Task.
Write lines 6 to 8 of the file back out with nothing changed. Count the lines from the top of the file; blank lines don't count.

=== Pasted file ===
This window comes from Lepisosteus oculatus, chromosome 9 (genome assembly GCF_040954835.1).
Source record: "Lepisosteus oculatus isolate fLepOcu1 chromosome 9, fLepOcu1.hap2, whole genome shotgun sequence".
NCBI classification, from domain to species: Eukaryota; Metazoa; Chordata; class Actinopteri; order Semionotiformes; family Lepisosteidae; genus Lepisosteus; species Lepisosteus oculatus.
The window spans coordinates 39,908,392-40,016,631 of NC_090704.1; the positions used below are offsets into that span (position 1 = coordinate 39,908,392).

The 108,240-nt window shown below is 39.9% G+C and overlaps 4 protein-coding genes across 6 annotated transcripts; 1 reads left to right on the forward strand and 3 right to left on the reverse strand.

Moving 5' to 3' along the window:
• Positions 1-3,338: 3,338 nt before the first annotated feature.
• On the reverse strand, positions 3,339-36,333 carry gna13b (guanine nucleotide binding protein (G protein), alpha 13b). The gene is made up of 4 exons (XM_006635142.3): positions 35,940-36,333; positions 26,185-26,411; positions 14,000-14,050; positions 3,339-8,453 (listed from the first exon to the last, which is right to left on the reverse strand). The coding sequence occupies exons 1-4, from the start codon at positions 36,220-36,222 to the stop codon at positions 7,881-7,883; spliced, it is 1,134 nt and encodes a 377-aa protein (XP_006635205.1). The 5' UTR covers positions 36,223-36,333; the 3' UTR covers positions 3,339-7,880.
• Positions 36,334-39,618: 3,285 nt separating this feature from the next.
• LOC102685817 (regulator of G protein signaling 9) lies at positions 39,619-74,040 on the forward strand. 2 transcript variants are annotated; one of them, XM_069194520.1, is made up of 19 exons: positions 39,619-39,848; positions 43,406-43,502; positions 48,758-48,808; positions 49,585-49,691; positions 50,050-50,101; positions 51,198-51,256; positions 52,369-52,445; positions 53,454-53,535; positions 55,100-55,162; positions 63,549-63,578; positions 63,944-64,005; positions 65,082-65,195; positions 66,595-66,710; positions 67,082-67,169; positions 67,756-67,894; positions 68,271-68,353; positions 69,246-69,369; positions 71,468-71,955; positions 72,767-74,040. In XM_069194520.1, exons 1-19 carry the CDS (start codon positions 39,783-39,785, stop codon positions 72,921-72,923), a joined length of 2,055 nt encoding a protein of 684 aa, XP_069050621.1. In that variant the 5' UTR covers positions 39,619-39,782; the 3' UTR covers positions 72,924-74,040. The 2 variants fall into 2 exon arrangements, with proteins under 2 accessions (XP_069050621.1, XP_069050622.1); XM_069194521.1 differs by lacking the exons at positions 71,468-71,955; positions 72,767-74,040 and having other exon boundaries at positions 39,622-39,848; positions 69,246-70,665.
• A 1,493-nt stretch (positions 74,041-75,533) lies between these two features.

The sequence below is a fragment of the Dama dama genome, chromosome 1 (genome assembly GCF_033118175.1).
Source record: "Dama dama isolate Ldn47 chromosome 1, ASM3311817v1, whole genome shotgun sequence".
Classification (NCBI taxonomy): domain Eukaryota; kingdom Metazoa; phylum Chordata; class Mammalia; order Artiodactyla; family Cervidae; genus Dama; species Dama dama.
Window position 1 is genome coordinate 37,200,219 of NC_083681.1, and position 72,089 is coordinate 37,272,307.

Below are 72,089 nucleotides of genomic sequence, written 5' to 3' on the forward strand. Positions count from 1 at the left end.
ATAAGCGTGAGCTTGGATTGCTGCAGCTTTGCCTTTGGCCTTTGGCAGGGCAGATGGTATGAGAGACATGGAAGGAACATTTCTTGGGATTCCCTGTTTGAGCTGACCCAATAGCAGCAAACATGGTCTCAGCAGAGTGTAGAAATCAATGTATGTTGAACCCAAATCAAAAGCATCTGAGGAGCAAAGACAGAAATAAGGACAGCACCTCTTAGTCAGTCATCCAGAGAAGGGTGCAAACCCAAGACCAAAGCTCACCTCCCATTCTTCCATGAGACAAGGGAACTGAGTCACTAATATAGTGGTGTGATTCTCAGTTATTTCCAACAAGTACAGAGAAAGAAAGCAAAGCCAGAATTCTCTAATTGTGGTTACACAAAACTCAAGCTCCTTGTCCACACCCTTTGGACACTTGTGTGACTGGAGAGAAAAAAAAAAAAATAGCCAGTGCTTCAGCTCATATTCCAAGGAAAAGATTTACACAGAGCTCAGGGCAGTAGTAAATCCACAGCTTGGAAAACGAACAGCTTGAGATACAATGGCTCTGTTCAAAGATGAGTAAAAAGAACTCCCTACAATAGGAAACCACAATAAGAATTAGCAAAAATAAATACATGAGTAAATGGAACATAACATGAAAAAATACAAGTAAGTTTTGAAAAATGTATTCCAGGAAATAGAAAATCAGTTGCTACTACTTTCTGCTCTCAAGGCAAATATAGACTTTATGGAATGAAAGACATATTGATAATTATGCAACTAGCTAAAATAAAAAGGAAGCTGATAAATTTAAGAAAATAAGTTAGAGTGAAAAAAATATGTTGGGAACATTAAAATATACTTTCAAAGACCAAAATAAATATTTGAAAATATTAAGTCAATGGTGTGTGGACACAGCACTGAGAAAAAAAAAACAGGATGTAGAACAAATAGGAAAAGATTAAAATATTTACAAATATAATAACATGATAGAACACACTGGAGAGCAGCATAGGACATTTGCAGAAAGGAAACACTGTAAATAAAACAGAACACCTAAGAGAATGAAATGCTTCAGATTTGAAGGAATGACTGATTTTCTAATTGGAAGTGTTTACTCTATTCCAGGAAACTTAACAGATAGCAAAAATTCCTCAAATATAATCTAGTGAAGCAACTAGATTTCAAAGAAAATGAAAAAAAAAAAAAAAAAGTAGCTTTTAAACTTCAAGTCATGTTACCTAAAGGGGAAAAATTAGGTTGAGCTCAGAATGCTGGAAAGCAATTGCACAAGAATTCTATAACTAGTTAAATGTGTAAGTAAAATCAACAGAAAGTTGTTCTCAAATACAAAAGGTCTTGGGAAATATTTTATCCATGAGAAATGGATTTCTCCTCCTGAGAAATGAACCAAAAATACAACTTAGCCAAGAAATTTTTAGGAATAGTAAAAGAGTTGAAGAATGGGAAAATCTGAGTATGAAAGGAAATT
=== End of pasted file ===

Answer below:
Moving 5' to 3' along the window:
• Positions 1-3,338: 3,338 nt before the first annotated feature.
• On the reverse strand, positions 3,339-36,333 carry gna13b (guanine nucleotide binding protein (G protein), alpha 13b). The gene is made up of 4 exons (XM_006635142.3): positions 35,940-36,333; positions 26,185-26,411; positions 14,000-14,050; positions 3,339-8,453 (listed from the first exon to the last, which is right to left on the reverse strand). The coding sequence occupies exons 1-4, from the start codon at positions 36,220-36,222 to the stop codon at positions 7,881-7,883; spliced, it is 1,134 nt and encodes a 377-aa protein (XP_006635205.1). The 5' UTR covers positions 36,223-36,333; the 3' UTR covers positions 3,339-7,880.